Saturday, July 11, 2015

Short Rows and Ocean Views


Hi Y'all,
Just checking in and saying howdy. A couple of weeks ago I did a run up to Monhegan Island with a bunch of friends, just for kicks. I like to pretend this is a scouting mission for the Knitting & Yoga Adventures September Retreat up there. But really, I just cannot get enough of the island, which is why I now go twice annually. The bummer news is that if you haven't signed up for the retreat, we are sold out. The good news is you can always pop over and put yourself on the waiting list, just in case an opening magically occurs.

While I was up there in June, I was able to confirm that the weather is still spectacular-- we had a little bit of everything including an amazing summer storm. The sunsets are still astonishing. And you can easily while away a day just sitting at Lobster Cove and watching the sunlight dance across the water.


I also really dug into the Color Affection Shawl I'm working on, and will be working on for the foreseeable future. It has roughly the same number of stitches (eighty bazillion) as the Adult Baby Surprise Jacket that took me nine months to knock out. That's okay. It's all garter and pretty relaxing for the most part. 

There are short rows involved. I'm not sure who started the rumors about short rows and heel turning being on par with summiting Everest. That's hardly the case. And I find that, at least when I am starting out with a new-to-me (or rarely-used-by-me -- I have done short rows once or twice before) being forewarned about how terrible the process is does give me a little fear. But that fear was unfounded. The wrapping and turning is easy. What is a little confusing is how the instructions say to knit three stitches past the last wrapped stitch-- so does that mean a total of three or four stitches? 

Don't answer that. I already came up with my system, and this is a shawl, not a fitted garment, so it's all looking good. But every time I come across ambiguity in a pattern-- pretty much every time I use a pattern-- it does make me wish for a bit more universality in the way these things are written. Of course as soon as I say that, I realize how much I would hate an Elizabeth Zimmermann pattern that was all tidied up and relieved of its conversational style. Sure, I have to look up tons of written and YouTube help when navigating some patterns-- especially EZ. But since that help exists I shan't complain too much.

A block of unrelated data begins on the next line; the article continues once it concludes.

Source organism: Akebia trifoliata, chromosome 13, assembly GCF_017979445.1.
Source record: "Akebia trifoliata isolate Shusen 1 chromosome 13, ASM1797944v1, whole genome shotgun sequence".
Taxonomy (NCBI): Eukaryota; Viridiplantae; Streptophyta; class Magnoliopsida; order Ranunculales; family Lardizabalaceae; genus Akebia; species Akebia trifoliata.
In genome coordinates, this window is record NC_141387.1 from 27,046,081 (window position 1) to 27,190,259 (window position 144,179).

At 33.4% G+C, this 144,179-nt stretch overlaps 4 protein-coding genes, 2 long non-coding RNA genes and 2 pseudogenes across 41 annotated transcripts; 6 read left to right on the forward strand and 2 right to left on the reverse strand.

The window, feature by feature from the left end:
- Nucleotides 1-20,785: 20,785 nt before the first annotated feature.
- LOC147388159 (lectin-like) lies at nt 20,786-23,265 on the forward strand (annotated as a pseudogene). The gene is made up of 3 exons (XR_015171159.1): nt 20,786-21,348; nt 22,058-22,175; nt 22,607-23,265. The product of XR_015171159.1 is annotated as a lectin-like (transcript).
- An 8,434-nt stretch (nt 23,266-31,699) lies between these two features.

Plus there is that insider information that falls into our laps sometimes, like a lovely alpaca afghan, bringing us great comfort. For example, I was at Hill Country Weavers recently (where the photo at the top was shot). I was there because I realized the third color I picked for my shawl was all wrong, and I wanted some help from Suzanne, the owner, because frankly I am terrible at coming up with good color combos. As we got to talking about the Color Affection, she pointed out that when you knit up the pattern exactly as it is written, there is a sort of cupping effect along the border. I had noticed that-- the thing was looking like a truncated hood. But it didn't occur to me there might be a remedy.

Suzanne explained that if I would do a yarn over between the first and second stitches and then drop that YO on the way back, it would create a more flat garment. Even though I've been applying this advice for several rows now, I still can't tell you if I'm doing that YO on front and back or just every other row. I sort of just apply it as I remember it and hope for the best. I'm sure this would drive some more meticulous knitters absolutely nuts, to see my haphazard "techniques." And it would probably cause the same knitters to faint if they saw the big mistake in one of the rows-- the old "proof that I'm not God" thing that I inadvertently manage to work in to every project, typically early on, and never seem to notice until I am far too along to realistically frog.


Ah well, I guess I will just call this my signature style and not worry about it. I mean, I haven't been worried about it, not too much. Because I don't knit to worry, I knit to relax. Speaking of which, look at my happy feet, just hanging out at Lobster Cove.

Happy Summer Knitting,
Spike

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